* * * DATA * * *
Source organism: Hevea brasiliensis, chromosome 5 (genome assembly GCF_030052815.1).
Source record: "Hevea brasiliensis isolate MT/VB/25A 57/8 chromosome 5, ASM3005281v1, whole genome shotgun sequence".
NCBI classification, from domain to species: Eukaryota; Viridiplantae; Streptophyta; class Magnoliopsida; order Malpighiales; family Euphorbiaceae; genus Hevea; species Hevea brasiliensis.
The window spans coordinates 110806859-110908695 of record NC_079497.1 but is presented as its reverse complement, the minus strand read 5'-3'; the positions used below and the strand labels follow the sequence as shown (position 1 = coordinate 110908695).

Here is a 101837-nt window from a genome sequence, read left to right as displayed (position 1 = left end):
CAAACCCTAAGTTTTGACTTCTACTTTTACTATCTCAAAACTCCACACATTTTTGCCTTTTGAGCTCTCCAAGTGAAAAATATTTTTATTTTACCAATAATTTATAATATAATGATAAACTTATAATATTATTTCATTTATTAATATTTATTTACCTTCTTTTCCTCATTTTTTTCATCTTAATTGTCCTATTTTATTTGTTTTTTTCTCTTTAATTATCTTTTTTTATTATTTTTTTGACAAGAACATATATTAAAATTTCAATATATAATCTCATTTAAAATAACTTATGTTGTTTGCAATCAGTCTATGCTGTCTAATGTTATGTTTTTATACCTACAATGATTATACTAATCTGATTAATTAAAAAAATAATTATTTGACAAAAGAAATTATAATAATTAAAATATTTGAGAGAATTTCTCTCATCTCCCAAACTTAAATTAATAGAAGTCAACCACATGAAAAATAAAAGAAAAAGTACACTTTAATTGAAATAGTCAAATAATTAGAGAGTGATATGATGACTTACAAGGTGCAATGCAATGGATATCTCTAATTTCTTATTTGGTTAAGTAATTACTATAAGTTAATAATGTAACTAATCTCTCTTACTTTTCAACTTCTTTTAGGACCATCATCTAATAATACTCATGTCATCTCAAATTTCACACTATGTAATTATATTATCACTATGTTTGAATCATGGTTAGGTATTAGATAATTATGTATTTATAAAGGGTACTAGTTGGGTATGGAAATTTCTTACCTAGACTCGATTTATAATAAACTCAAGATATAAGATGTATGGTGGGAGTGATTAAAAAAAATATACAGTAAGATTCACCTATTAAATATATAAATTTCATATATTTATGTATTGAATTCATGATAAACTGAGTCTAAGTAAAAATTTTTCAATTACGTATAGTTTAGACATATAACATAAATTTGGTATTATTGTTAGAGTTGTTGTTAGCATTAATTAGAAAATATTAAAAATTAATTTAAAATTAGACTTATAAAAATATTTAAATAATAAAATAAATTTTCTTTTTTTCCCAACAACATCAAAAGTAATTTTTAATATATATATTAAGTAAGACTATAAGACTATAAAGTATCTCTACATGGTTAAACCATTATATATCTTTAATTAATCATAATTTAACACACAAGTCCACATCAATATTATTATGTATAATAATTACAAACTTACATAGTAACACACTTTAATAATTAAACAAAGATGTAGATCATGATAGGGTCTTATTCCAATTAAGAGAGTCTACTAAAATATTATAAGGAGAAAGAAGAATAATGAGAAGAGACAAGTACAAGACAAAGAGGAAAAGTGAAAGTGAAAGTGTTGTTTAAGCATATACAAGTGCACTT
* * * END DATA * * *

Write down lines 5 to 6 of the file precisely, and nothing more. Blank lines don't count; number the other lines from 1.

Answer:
Here is a 101837-nt window from a genome sequence, read left to right as displayed (position 1 = left end):
CAAACCCTAAGTTTTGACTTCTACTTTTACTATCTCAAAACTCCACACATTTTTGCCTTTTGAGCTCTCCAAGTGAAAAATATTTTTATTTTACCAATAATTTATAATATAATGATAAACTTATAATATTATTTCATTTATTAATATTTATTTACCTTCTTTTCCTCATTTTTTTCATCTTAATTGTCCTATTTTATTTGTTTTTTTCTCTTTAATTATCTTTTTTTATTATTTTTTTGACAAGAACATATATTAAAATTTCAATATATAATCTCATTTAAAATAACTTATGTTGTTTGCAATCAGTCTATGCTGTCTAATGTTATGTTTTTATACCTACAATGATTATACTAATCTGATTAATTAAAAAAATAATTATTTGACAAAAGAAATTATAATAATTAAAATATTTGAGAGAATTTCTCTCATCTCCCAAACTTAAATTAATAGAAGTCAACCACATGAAAAATAAAAGAAAAAGTACACTTTAATTGAAATAGTCAAATAATTAGAGAGTGATATGATGACTTACAAGGTGCAATGCAATGGATATCTCTAATTTCTTATTTGGTTAAGTAATTACTATAAGTTAATAATGTAACTAATCTCTCTTACTTTTCAACTTCTTTTAGGACCATCATCTAATAATACTCATGTCATCTCAAATTTCACACTATGTAATTATATTATCACTATGTTTGAATCATGGTTAGGTATTAGATAATTATGTATTTATAAAGGGTACTAGTTGGGTATGGAAATTTCTTACCTAGACTCGATTTATAATAAACTCAAGATATAAGATGTATGGTGGGAGTGATTAAAAAAAATATACAGTAAGATTCACCTATTAAATATATAAATTTCATATATTTATGTATTGAATTCATGATAAACTGAGTCTAAGTAAAAATTTTTCAATTACGTATAGTTTAGACATATAACATAAATTTGGTATTATTGTTAGAGTTGTTGTTAGCATTAATTAGAAAATATTAAAAATTAATTTAAAATTAGACTTATAAAAATATTTAAATAATAAAATAAATTTTCTTTTTTTCCCAACAACATCAAAAGTAATTTTTAATATATATATTAAGTAAGACTATAAGACTATAAAGTATCTCTACATGGTTAAACCATTATATATCTTTAATTAATCATAATTTAACACACAAGTCCACATCAATATTATTATGTATAATAATTACAAACTTACATAGTAACACACTTTAATAATTAAACAAAGATGTAGATCATGATAGGGTCTTATTCCAATTAAGAGAGTCTACTAAAATATTATAAGGAGAAAGAAGAATAATGAGAAGAGACAAGTACAAGACAAAGAGGAAAAGTGAAAGTGAAAGTGTTGTTTAAGCATATACAAGTGCACTT